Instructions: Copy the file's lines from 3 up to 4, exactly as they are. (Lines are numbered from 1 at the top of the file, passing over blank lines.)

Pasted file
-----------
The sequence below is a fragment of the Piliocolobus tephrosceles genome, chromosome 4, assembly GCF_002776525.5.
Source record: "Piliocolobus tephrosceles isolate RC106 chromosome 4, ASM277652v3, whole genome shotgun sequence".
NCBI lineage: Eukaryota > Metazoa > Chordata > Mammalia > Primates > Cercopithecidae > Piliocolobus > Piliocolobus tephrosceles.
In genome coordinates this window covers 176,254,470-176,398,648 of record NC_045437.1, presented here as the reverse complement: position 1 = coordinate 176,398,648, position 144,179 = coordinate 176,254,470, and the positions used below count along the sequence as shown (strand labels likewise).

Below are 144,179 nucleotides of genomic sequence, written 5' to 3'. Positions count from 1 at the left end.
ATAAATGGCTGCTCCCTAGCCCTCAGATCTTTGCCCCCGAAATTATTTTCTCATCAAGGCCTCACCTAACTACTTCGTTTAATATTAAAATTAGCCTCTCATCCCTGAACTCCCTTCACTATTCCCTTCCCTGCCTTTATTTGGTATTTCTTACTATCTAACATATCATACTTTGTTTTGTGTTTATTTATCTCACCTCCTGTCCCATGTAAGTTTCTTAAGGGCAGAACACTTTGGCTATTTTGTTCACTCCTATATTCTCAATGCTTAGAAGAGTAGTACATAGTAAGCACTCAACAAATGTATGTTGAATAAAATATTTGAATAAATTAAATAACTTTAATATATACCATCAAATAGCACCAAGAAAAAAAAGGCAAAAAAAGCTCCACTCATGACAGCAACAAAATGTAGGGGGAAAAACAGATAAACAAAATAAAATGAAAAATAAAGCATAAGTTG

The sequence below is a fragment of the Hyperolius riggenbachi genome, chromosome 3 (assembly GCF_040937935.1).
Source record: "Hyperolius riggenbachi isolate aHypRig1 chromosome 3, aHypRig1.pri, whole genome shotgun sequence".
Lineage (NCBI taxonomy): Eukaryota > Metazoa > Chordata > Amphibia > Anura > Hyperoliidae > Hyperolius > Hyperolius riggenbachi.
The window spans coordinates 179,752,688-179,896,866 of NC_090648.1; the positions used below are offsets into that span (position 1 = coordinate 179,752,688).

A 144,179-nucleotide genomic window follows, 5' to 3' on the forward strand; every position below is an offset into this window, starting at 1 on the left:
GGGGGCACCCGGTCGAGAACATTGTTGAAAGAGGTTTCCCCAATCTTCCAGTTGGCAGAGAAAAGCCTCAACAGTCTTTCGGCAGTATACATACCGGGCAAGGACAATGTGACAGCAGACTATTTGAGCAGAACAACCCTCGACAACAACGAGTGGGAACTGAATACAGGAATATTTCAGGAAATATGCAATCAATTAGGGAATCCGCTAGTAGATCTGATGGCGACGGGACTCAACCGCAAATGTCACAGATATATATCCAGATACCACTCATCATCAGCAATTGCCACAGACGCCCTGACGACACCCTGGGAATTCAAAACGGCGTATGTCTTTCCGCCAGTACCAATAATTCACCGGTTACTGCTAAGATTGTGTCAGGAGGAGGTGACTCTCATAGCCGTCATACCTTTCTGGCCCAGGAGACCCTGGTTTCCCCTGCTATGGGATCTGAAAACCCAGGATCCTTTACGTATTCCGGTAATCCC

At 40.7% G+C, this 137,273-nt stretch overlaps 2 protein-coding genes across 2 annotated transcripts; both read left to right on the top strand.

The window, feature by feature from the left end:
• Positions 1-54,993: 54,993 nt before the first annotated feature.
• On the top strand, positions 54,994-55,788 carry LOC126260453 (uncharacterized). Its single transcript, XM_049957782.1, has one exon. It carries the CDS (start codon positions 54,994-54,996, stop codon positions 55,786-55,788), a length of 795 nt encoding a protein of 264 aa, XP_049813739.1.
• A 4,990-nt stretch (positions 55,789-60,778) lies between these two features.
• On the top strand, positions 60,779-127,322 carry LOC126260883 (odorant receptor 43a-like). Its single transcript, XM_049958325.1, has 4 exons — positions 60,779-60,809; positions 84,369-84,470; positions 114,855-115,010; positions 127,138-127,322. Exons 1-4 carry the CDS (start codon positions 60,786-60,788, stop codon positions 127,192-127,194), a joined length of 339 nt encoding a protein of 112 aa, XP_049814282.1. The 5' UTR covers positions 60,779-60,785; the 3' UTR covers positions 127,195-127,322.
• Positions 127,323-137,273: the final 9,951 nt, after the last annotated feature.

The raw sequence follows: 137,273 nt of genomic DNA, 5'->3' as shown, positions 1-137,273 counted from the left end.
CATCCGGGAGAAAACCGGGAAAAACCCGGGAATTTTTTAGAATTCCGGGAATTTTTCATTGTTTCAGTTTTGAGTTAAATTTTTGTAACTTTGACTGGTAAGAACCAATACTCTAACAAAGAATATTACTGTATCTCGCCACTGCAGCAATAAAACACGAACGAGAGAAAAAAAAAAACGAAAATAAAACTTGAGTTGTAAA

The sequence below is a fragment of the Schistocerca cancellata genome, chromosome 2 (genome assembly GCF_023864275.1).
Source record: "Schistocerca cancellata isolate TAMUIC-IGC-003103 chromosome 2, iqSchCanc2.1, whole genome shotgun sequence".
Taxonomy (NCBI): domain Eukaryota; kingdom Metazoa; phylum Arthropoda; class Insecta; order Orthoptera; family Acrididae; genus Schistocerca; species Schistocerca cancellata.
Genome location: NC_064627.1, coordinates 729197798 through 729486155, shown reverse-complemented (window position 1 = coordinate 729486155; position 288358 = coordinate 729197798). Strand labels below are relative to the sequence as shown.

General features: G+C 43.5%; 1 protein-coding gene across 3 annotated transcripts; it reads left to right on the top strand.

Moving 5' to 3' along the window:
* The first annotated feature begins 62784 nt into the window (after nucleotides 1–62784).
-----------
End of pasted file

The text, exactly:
NCBI lineage: Eukaryota > Metazoa > Chordata > Mammalia > Primates > Cercopithecidae > Piliocolobus > Piliocolobus tephrosceles.
In genome coordinates this window covers 176,254,470-176,398,648 of record NC_045437.1, presented here as the reverse complement: position 1 = coordinate 176,398,648, position 144,179 = coordinate 176,254,470, and the positions used below count along the sequence as shown (strand labels likewise).